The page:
What does it mean to be the “99 percent?” And why is everyone so mad at the top 1 percent?

I decided to explain it to my daughter and son, ages 10 and 5, in terms of candy. One recent Friday afternoon, I bought two bags of Hershey’s Kisses and went down to the Occupy SF encampment a few blocks from VentureBeat’s headquarters.

I was armed with some hard statistics: For income distribution, I used an analysis from the U.S. Census. (See the bottom of this post for that graph.)

For wealth distribution, I used some figures cited by a sociology professor at U.C. Santa Cruz. (Not the most impartial source, but his data seems good.) The graph of wealth distribution is right here.

Wealth distribution in the U.S.

I counted out 100 kisses to represent wealth, and another 100 to represent annual income. In reality, the wealth pie is probably bigger than the income pie (you need $300,000 to $400,000 in income to be in the top 1%, or $1.2 million in net worth), but this would do for explaining things to kids.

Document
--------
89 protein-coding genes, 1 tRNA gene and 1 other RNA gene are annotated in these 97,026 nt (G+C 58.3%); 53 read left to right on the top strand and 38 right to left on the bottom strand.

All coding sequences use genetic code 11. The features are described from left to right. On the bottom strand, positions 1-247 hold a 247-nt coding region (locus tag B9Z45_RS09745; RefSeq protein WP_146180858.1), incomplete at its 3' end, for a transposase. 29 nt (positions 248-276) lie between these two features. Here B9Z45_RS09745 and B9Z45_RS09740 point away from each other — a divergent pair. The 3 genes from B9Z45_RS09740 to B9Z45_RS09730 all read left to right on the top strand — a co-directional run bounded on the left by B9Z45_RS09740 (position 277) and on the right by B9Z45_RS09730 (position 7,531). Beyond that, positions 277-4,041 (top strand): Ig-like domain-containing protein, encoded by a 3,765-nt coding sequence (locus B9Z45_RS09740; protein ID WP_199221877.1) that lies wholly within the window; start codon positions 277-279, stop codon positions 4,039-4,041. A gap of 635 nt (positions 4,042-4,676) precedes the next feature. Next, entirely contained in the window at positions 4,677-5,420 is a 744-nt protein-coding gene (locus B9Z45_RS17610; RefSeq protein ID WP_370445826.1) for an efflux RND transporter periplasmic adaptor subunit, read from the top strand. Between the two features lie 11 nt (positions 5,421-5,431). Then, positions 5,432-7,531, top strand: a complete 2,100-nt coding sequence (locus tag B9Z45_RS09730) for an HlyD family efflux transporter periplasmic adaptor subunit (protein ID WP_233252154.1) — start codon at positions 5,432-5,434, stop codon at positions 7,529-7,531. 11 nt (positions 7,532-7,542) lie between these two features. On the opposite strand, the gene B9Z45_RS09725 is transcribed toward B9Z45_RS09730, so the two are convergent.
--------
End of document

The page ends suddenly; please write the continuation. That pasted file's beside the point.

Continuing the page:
We rounded up 10 volunteers from Occupy SF. Then we proceeded to hand out candies in rough proportion to how they’d be distributed in the U.S., if they were dollars and the 10 people were the whole population of the country. This video is the result.

I actually got mixed up on the count partway through the video. In the income distribution part, my daughter — the very last person in line — should have received just one Hershey’s Kiss, but I had already given them all away, so she got none.

But you can see from her reaction that she understands the point.

Video edited by Amanda Lopez. Thanks to Christopher Peri and Meghan Kelly for help shooting video and wrangling volunteers.

graph of income distribution in the U.S.

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